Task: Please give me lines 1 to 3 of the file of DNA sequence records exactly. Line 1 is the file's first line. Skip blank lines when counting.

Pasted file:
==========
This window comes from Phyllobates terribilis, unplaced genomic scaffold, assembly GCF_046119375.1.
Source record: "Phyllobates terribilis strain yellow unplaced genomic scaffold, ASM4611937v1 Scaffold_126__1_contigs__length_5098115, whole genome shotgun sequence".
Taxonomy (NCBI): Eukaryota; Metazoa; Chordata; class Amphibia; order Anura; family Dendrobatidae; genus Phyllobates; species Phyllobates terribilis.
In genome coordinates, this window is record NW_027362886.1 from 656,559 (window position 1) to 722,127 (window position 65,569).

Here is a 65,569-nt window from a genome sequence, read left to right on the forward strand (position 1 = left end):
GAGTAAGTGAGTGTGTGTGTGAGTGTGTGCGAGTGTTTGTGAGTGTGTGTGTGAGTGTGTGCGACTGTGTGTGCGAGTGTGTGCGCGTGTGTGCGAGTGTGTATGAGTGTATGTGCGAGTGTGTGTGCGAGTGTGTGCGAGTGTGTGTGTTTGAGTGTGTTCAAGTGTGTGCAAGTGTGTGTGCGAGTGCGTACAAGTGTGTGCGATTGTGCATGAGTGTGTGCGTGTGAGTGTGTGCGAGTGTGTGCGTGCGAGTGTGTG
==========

This window comes from Phyllobates terribilis, unplaced genomic scaffold, assembly GCF_046119375.1.
Source record: "Phyllobates terribilis strain yellow unplaced genomic scaffold, ASM4611937v1 Scaffold_126__1_contigs__length_5098115, whole genome shotgun sequence".
Taxonomy (NCBI): Eukaryota; Metazoa; Chordata; class Amphibia; order Anura; family Dendrobatidae; genus Phyllobates; species Phyllobates terribilis.